Mexico Arrests Leader of Gang that Stole a Billion by Manipulating ATMs

Acting on an extradition request made by Romania, Mexican authorities arrested on Thursday Florian Tudor, the alleged leader of an organized criminal group that stole more than a billion dollars by compromising ATMs in tourist destinations across Mexico.

Riviera MayaHead of Riviera Maya Gang arrested. (Photo: OCCRP)Mexico’s General Prosecutor announced the arrest, saying that the Romanian citizen was suspected of organized crime, extortion and attempted aggravated homicide. Romania asked for his prompt arrest because prosecutors in Bucharest were worried he could flee the Latin American country and they would not be able to track him down.

A Bucharest court sentenced in March six members of Tudor’s so-called Riviera Maya Gang to prison terms of between three to 10 years for attempted murder, blackmail and the creation of a criminal group dedicated to the large-scale cloning of bank cards in Mexico.

OCCRP, Quinto Element Lab, Mexicanos Contra la Corrupción y la Impunidad (MCCI) and Rise Project published last year an investigation that revealed the Riviera Maya gang's operations which accounted for 12% of the world’s illegal skimming market.

Santiago Nieto, the head of Mexico’s Financial Intelligence Unit (UIF), who ran the investigation known as “Operation Caribbean” that was initiated by the Mexican and U.S. governments welcomed the arrest on Twitter, as did Alberto Capella, the former head of the Ministry of Public Security in Quintana Roo.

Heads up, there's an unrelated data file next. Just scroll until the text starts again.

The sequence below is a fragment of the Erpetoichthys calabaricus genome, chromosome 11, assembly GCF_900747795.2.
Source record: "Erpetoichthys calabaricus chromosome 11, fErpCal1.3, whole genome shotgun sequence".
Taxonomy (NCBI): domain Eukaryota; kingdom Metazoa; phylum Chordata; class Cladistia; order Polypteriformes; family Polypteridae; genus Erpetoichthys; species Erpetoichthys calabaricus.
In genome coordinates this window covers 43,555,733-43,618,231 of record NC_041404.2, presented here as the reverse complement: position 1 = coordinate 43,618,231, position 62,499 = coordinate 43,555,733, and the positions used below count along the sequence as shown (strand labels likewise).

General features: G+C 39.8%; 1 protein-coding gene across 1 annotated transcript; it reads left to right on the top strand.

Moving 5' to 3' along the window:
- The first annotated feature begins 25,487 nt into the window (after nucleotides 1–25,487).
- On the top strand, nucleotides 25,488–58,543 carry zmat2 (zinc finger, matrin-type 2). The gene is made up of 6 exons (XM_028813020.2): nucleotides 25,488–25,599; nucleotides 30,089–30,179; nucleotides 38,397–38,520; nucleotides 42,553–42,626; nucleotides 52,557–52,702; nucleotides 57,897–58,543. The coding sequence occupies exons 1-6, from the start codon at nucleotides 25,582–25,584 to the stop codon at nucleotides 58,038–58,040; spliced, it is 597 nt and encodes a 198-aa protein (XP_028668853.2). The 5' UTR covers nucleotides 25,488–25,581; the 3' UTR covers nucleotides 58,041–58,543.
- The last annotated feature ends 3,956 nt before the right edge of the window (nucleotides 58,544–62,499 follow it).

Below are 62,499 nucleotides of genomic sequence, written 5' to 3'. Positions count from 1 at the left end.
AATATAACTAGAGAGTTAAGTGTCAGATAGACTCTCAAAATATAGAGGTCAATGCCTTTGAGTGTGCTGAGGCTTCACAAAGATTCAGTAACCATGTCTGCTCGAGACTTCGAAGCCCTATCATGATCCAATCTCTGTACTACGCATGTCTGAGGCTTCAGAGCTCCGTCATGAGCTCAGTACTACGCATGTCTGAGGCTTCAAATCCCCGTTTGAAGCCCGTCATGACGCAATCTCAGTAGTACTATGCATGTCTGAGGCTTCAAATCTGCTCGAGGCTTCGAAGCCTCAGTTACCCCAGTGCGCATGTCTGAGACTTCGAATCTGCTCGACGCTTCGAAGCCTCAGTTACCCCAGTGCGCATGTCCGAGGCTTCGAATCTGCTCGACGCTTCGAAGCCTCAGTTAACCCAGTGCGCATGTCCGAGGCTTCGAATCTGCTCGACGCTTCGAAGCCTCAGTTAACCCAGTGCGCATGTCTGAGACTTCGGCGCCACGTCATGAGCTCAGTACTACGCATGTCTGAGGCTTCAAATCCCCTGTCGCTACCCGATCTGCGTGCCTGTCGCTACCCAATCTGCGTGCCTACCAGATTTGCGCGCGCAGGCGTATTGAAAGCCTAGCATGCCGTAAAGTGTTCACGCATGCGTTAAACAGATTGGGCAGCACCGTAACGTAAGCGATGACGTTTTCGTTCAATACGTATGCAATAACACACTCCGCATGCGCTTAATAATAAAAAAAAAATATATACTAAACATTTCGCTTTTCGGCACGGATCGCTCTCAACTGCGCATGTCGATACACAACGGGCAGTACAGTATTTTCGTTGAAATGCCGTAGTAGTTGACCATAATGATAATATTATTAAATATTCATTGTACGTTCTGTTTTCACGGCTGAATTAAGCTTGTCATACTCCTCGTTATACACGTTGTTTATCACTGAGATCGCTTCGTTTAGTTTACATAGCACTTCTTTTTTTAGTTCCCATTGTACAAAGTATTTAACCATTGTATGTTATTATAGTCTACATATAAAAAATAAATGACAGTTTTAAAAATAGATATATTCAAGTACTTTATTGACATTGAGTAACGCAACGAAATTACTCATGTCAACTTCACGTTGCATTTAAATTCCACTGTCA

“I feel very proud to be Mexican and today I also feel very proud that several of its institutions, without philias, phobias nor petty interests, carried out the law regardless of the risks and threats,” said Capella.

The Riviera Maya gang members are believed to have been systematically stealing bank card numbers to copy them onto blank plastic cards. They would later use those cards to withdraw money at ATM machines in other parts of the world.

Mexican prosecutors have also been after Tudor since March 2019, when he was found to be illegally possessing weapons only armed forces are allowed to have. Mexican police have opened at least five investigations against him for financial operations of illicit origin, crimes against biodiversity and for organized crime, according to freedom of information requests.

The group members are believed to have been using devices called “skimmers,” which they would insert into the ATM machines to read the magnetic stripe of bank cards. A small camera would also record the moment the person enters the PIN code. Armed with this data, they could clone the victim's card and use it for purchases or to withdraw cash.

By 2017, Tudor’s company Top Life Servicios operated more than 100 ATMs under the bank brand Multiva throughout the Riviera Maya and in other tourist sites in Mexico.

"I am not a criminal and never will be," Tudor said in an email exchange with OCCRP in June last year. "I have never killed anyone and I have never ordered anyone killed."